• I agree with your suggestions. If Caltrain can’t do suicide prevention, the least they can do is minimize delays and get people to their destinations. VTA and SamTrans will sometimes honor your Caltrain ticket, but those only go so far and may not get someone to their destination any faster than waiting for the trains to restart. A back-up bus/shuttle system that drops people off at bullet stops, if not all stops, or a specific bus for each bullet/limited stop is something, even if it can’t accommodate all riders. Riders would probably be less frustrated, if there were contingency plans and some efforts made beyond, “There’s been a delay due to a medical emergency, we don’t have any further information, you can connect to these bus lines instead.”

      • One problem area is between Palo Alto and Santa Clara, where VTA’s major bus routes are on El Camino, but Caltrain is not all that close to El Camino. Let’s say you live in SF and are starting in Mountain View when a major disruption occurs. First you have to walk to El Camino or take an infrequent bus. Take takes about 20 minutes (time it sometime and be sure to wait for the pedestrian lights at every block). Then you have to wait as much as 10-15 minutes for a 522 to arrive; that ride to Palo Alto is about 15 minutes. Then you need the SamTrans ECR to Millbrae BART, which takes pretty close to an hour. Finally BART into downtown SF from Millbrae is at least 30 minutes. That’s 2 hours minimum if all goes really well and easily 2 hours and a half if you have to wait 10-15 minutes here and there or one of the buses is so full you get bumped.

        Considering all that, I often find waiting it out inside an air conditioned train with a bathroom and power outlets to be a better choice, even if we sit somewhere for an hour and make additional stops before getting to SF.

  3. It would greatly help if after a fatality the trains were moving sooner. It seems like it often takes two to three hours to get moving after a death.
    For example months ago a train hit a car. Forty give minutes later there was a tweet that they had just called for a tow truck. So thousands of people sat in trains up and down the peninsula while we waited for the tow truck to show up.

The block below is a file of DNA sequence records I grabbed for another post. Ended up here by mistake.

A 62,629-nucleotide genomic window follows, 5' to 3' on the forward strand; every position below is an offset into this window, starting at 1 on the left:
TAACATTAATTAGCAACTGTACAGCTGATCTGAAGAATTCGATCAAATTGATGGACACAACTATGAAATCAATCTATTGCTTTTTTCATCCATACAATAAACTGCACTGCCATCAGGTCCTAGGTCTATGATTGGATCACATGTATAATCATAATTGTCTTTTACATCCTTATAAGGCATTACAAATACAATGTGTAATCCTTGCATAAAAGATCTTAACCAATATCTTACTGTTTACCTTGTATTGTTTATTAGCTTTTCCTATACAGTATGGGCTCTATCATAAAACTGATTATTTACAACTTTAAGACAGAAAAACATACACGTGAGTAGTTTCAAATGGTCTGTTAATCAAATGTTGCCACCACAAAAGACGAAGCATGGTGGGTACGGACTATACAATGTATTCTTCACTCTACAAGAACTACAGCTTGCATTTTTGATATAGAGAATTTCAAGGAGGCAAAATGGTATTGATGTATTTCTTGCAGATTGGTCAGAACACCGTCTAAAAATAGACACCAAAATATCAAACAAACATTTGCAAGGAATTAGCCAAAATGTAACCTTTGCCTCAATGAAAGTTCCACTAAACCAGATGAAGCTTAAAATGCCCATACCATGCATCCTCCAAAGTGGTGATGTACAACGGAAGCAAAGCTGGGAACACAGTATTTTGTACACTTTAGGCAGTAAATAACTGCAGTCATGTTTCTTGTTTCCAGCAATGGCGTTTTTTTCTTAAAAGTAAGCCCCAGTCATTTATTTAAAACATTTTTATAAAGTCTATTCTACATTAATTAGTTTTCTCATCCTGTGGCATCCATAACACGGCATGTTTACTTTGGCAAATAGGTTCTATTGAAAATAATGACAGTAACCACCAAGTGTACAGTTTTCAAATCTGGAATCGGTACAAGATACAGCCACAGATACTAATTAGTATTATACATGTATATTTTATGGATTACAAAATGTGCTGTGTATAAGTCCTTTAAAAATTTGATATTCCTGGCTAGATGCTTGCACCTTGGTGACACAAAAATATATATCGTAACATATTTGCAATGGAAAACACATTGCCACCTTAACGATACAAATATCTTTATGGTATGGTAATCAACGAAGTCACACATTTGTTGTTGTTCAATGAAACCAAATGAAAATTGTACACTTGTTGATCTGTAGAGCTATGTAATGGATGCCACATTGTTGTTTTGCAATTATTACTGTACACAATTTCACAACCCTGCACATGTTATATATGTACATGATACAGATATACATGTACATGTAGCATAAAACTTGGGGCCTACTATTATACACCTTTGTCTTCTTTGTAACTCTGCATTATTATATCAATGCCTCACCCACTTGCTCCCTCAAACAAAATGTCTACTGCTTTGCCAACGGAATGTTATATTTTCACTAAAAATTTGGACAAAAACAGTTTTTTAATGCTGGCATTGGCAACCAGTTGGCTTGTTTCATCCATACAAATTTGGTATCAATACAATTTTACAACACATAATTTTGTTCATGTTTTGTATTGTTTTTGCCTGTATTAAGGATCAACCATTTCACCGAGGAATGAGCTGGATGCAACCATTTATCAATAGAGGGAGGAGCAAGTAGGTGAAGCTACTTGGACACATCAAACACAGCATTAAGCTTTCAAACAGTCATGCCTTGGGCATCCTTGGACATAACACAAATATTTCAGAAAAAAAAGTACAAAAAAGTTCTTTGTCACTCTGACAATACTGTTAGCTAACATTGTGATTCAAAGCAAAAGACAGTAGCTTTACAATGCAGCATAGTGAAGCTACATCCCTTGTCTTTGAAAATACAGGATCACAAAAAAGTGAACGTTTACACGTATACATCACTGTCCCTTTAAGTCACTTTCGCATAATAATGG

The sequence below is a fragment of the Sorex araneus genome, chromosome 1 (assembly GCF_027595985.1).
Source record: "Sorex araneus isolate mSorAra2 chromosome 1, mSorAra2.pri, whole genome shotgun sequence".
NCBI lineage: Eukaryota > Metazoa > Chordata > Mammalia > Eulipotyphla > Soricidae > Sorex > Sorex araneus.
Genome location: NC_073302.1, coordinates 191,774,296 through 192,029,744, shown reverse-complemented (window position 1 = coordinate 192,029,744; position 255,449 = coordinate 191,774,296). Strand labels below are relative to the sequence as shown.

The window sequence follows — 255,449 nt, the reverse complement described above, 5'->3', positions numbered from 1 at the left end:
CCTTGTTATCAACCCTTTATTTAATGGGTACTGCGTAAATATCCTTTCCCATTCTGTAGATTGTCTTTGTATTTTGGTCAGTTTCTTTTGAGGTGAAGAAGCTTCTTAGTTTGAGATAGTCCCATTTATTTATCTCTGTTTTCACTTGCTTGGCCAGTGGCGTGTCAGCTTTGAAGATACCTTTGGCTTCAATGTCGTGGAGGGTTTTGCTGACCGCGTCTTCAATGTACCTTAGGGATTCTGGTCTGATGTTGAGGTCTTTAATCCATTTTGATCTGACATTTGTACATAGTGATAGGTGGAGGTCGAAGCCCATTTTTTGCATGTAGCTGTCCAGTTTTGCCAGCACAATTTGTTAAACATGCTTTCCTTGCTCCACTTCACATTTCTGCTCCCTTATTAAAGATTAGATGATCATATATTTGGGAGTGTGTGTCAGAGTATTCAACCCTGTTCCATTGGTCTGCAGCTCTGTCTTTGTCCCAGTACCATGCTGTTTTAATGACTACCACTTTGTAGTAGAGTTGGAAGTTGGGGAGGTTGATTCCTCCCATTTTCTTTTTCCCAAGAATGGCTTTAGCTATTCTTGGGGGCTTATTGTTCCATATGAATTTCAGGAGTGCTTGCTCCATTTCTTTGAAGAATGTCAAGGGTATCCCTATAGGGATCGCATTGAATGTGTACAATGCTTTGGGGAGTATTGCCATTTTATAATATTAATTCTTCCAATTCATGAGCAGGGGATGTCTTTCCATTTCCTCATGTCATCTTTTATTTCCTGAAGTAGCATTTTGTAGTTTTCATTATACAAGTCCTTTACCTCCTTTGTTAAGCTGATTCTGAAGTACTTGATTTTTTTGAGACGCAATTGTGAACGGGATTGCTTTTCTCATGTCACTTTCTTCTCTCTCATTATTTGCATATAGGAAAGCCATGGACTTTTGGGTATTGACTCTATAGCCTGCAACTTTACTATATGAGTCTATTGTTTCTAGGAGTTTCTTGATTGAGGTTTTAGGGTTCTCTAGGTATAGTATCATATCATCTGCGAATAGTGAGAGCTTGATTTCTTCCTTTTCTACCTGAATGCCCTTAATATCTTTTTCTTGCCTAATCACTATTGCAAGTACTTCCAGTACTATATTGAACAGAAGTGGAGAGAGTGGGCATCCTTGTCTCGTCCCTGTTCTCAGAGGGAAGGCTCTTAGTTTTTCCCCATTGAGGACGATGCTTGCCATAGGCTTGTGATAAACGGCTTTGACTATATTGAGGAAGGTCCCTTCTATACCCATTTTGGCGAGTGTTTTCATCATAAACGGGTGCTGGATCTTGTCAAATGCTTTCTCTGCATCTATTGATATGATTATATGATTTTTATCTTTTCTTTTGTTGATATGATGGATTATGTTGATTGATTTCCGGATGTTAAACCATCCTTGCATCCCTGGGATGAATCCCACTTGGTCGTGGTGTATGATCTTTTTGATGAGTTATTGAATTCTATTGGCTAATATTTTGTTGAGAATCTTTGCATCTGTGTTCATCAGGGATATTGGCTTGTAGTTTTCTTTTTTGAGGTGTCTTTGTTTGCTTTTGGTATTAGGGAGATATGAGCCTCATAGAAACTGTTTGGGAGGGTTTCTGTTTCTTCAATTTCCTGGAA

There should be a check list. When a car gets hit call for a tow truck. If the tow truck has to wait for twenty or thirty minutes pay them extra. When you have thousands of people waiting even an extra five minutes is huge.

    • It is always our goal to restore service as quickly as possible. But a death on the tracks requires a full investigation by local authorities, including the coroner before the train involved and the scene can be released. Due to staffing issues, it can take the coroner anywhere from 45 minutes to two hours to arrive on scene to begin their investigation. Following the investigation, track inspections and hazardous material clean up must be completely before service can be completely restored.

      In the vehicle fatality the tow truck call was delayed because our first priority was in trying to save the life of the victim who was trapped in her vehicle, alive but fatally injured, on the tracks. Having a tow truck on stand by for the hour it took to attempt to save her life and then to initiate the investigation following her passing, would not have materially changed the time that we were able to remove the vehicle from the tracks or restore service. In other words, it would not have reduced the amount of time passengers were delayed.